Bridging loans are used for many purposes, the loan is a short-term facility that is secured on property or land generally used to provide a temporary cash injection. This type of loan is useful for several reasons; however, we will focus on some of the main reasons someone would want to take out a bridging loan.
Auction purchases happen quickly, this means that a buyer will need to have a minimum 10% deposit ready to secure the purchase, and usually, a further 2-6 weeks to secure the purchase. This is where a bridging loan can come in handy.
The loan can help with securing funding for the property very quickly, giving you the confidence in knowing that you can complete the transaction within the time frames set. Once the funding is in place, you can then re-mortgage onto conventional mortgage products, to re-pay the bridging facility.
The good thing about bridging loans it is not always just about your income, instead, you can take out the loan based on the value of existing property or land.
Risk of Chain Collapsing
This is where you are planning on selling your existing property, to purchase your next house. However, you may come across a scenario whereby you have found a property that you would like to buy and would like to make an offer, however, your current property has not been sold yet, nor do you have a potential buyer interested in it.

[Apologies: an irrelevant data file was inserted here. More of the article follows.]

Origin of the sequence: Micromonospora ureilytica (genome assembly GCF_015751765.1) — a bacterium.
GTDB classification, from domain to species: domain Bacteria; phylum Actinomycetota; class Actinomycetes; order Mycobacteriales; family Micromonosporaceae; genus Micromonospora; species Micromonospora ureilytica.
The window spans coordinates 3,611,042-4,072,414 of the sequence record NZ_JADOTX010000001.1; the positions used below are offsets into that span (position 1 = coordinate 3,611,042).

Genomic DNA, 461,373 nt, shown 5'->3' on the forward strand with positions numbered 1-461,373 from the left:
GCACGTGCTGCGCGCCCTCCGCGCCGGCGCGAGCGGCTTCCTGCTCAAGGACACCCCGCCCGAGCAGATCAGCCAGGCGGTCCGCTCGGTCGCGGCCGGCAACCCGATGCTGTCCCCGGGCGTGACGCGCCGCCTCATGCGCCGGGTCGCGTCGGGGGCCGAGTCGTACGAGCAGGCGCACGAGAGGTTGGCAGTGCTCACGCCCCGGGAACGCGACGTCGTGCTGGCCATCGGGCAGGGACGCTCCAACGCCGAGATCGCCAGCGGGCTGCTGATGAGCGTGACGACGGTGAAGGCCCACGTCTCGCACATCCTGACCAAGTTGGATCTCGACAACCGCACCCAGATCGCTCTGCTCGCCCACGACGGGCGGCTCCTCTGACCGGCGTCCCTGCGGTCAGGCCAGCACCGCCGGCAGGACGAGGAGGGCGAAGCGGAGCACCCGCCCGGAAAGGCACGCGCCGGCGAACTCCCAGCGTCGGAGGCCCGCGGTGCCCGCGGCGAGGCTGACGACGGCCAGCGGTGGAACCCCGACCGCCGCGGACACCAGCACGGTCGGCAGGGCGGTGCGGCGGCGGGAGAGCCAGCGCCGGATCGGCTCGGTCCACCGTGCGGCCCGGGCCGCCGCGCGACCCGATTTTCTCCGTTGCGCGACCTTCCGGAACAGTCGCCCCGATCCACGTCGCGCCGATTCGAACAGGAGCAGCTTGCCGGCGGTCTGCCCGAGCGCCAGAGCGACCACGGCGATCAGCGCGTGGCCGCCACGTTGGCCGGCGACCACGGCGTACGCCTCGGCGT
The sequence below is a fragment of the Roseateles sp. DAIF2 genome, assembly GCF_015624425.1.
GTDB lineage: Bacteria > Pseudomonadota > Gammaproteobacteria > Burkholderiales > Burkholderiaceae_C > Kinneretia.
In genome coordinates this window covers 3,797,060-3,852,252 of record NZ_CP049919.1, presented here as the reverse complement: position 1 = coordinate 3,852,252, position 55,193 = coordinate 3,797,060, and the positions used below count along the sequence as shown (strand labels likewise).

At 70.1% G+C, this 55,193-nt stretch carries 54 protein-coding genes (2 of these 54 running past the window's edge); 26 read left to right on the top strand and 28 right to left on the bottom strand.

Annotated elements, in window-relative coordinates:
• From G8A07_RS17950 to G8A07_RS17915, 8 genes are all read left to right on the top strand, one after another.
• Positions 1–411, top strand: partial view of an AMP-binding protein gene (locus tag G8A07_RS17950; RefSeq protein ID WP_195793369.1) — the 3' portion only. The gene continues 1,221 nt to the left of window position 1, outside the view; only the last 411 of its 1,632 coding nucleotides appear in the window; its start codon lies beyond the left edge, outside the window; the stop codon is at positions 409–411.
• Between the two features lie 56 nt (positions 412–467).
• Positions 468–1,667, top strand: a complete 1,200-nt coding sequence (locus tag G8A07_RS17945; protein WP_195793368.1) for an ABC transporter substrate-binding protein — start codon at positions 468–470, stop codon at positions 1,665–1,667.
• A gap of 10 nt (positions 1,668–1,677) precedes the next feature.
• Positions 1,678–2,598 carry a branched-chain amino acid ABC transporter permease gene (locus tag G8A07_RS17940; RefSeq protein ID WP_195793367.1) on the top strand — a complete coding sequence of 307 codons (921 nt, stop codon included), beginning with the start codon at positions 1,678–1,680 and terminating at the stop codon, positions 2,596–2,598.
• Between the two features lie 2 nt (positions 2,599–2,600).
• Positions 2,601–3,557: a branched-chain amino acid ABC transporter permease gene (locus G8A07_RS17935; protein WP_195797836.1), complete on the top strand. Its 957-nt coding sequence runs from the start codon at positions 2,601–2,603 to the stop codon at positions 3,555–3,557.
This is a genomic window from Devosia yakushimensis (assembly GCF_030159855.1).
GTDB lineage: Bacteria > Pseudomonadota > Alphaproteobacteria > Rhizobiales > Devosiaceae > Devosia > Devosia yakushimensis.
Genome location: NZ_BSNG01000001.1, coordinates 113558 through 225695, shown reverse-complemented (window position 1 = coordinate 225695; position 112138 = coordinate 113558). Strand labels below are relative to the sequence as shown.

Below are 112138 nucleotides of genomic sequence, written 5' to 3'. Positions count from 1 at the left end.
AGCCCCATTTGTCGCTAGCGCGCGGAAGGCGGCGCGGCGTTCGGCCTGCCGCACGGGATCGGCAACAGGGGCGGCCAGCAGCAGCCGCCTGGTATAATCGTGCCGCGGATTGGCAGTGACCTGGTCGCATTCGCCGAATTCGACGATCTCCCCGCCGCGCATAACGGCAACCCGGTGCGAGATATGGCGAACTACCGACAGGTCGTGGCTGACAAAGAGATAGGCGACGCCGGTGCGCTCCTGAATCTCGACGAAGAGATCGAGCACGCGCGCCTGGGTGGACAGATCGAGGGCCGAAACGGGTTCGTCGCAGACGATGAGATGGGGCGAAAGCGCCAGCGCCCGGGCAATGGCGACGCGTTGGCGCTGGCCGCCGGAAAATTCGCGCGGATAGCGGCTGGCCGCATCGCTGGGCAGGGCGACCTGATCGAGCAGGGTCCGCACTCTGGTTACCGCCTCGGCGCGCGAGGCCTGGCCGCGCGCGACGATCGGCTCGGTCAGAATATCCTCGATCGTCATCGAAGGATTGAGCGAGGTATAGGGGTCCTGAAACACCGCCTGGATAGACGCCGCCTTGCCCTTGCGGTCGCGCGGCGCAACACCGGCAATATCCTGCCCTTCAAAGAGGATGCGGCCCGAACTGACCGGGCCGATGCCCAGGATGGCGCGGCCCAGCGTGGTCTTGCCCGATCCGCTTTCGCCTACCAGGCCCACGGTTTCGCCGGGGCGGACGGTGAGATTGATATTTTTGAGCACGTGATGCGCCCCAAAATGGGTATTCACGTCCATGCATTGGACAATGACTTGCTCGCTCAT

A short-term bridging loan can be secured against your existing property value, up to 75%, enabling you to purchase the property that you want with cash. The bridging loan can have terms between 3 – 18 months, thus giving you an opportunity to settle the bridging loan once you have sold your current property.
Bridging loans are also popular for development purposes. These swift loans can help a buyer acquire a development site that requires planning permission. Alternatively, to as means of refinancing while a complex scheme is sold off.
Regarding professional development purposes, a bridging loan can be taken out by a registered (ltd) business.
How is a bridging loan different from development finance?
Bridging loans are generally suited to smaller development projects, in that they are leveraged against existing property. Whereas development finance is usually for large-scale projects where funds are released when various stages are completed.
Bridging loans are also popular with property renovations, as they are quicker to obtain compared to traditional mortgages.
If you intend to buy a property that needs a great deal of work done it then, a bridging could be what you are looking for – these loans have been used by property developers to refurbish a property with a view of selling the property once the work is complete.
This tends to be a useful option for property developers as this enables them to start work on a property quickly, thus holding onto the property if is necessary before being sold on.
A key thing to remember with any mortgage is key advice from the FCA (Financial Conduct Authority) “your home may be repossessed if you do not keep up with payments”.
Journey Mortgages is a specialist broker that can help you with bridging loans and more. Get in touch, and one of our friendly team with be happy to help you with your inquiry.
Attention: Late repayments can cause you serious money problems. For help go to moneyhelper.org.uk